Byline: Samantha Conti / With contributions from Katherine Weisman, Paris

Milan — Gucci Group NV roared into new luxury territory in a most timely manner Tuesday with a small but significant acquisition: French jeweler Boucheron International SA.
The group also released preliminary figures for the first quarter that showed a 27 percent rise in sales in the Gucci division, to $342.9 million, while the group, with results of Yves Saint Laurent and Sergio Rossi now fully consolidated, posted sales of $530 million.
Additionally, Gucci Group revised downward its 2000 earnings-per-share estimate to $3.10, from $3.45, after the Securities and Exchange Commission said that Gucci must amortize goodwill and acquired trademarks over 20 years, rather than the 40 years originally planned. Gucci earned $3.28 in 1999 and said it would have exceeded its original $3.45 projection without the SEC-mandated adjustment.
Gucci chairman and chief executive Domenico De Sole told WWD he sealed the Boucheron deal late Monday, and that his plans for the Place Vendome jeweler were simple: Build the brand. “This is a brand with a deep heritage. Mr. Boucheron made one of the first wristwatches. It’s a clean brand — there are no licenses, no franchises. It’s also underdeveloped. There are no Boucheron stores, for example, in the U.S.”
Although no purchase price was disclosed, Gucci said Boucheron’s annual sales were $85 million. Fragrances account for about 57 percent of that volume, while jewelry represents 43 percent. Watches account for 35 percent of jewelry sales. Boucheron is set to hold a press launch Wednesday for a new women’s fragrance to add to its current fragrance brands of Boucheron, Jaipur and Jaipur Saphir.
The French company, founded in 1858, produces and distributes its own fragrances. In addition, Boucheron has recently created a Japanese subsidiary and bought back eight franchises there in a bid to tighten control over distribution.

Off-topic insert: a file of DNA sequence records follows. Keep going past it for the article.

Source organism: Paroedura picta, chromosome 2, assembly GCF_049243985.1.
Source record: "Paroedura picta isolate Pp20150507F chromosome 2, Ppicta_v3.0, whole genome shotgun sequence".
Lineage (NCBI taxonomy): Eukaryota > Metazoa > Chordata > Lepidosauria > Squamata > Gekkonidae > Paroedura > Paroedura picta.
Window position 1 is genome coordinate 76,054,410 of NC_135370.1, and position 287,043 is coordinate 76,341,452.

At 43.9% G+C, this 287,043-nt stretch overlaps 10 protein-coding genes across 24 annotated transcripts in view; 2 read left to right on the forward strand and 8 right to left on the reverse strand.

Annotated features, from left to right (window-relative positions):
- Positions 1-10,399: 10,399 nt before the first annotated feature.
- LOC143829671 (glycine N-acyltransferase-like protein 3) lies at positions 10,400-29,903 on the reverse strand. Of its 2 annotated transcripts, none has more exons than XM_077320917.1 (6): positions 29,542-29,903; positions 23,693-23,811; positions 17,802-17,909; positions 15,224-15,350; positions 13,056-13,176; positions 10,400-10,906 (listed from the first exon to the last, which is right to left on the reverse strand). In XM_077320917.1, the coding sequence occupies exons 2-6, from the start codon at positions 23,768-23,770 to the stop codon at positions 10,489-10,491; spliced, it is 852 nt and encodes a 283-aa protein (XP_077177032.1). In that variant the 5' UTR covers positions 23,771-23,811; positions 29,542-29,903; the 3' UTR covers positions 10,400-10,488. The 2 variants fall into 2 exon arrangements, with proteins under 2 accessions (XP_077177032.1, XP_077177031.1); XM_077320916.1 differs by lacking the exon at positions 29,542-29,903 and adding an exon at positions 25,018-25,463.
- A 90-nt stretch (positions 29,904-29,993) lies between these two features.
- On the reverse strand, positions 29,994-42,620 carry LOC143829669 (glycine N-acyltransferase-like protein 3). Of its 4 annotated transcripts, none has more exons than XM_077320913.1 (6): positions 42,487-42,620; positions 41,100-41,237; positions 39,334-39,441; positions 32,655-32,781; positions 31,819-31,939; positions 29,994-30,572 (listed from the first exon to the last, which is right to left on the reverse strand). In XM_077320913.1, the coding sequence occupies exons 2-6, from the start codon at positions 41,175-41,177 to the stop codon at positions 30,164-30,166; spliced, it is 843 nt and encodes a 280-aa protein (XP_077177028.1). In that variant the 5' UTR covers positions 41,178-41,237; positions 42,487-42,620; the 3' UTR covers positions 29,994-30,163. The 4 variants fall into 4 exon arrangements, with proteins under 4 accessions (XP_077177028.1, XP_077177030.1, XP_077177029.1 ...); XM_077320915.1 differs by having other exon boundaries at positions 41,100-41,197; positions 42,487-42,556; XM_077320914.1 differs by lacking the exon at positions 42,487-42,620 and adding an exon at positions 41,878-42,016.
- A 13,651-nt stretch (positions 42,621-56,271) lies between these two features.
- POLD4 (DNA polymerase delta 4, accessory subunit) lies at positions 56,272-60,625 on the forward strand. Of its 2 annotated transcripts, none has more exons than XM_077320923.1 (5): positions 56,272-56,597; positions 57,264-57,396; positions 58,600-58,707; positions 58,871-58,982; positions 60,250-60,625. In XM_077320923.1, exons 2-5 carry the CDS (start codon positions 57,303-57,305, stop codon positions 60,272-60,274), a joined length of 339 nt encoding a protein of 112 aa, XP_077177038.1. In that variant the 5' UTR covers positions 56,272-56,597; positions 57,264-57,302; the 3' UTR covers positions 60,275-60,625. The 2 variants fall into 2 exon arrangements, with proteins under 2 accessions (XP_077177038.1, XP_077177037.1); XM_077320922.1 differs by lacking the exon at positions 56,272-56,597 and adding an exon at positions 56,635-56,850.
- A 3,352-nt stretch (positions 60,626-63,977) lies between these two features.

Gucci Group’s acquisition comes on the heels of LVMH Moet Hennessy Louis Vuitton’s purchase of Chaumet, Tag Heuer, Ebel and Zenith, and signals that the race to acquire top jewelry and watch brands is heating up.
Gucci purchased Boucheron from Schweizerhall Holding AG, a company quoted on the Zurich stock exchange, whose holdings are chiefly in the chemicals sector. Jean-Claude le Rouzic, chairman of Boucheron, said his company was not a priority for Schweizerhall. “If we are going with Gucci, it’s because we want to develop the brand, open jewelry stores, and expand the fragrance business. We share the same idea about developing a global brand,” he said.
Le Rouzic added that Gucci was attractive because of its financial backing, its strategies in the luxury sector — and its management. “De Sole, Francois Pinault, Serge Weinberg — we are all on the same strategic wavelength,” he said, adding that the Boucheron business would remain relatively independent within Gucci Group.
Pinault is the owner of the retail group Pinault Printemps Redoute (PPR), which is Gucci’s largest shareholder. Weinberg, the chairman of PPR who spoke on Tuesday at the company’s annual shareholders meeting, described Boucheron as “one of the most prestigious luxury brands.” He said more acquisitions would be forthcoming, thanks to more than $2 billion in Gucci’s coffers.